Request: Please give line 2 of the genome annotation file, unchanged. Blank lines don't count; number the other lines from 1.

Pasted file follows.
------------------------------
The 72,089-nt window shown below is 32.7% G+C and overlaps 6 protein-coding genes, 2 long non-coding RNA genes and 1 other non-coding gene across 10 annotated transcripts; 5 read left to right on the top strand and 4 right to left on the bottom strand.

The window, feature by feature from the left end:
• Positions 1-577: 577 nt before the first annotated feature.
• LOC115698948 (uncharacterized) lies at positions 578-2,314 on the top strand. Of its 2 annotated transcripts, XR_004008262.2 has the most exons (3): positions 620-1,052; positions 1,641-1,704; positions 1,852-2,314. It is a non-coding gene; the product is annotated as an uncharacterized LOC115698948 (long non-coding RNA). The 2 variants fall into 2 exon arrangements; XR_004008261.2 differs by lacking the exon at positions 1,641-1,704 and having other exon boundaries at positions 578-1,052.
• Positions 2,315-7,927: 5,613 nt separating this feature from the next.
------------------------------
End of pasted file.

The window, feature by feature from the left end: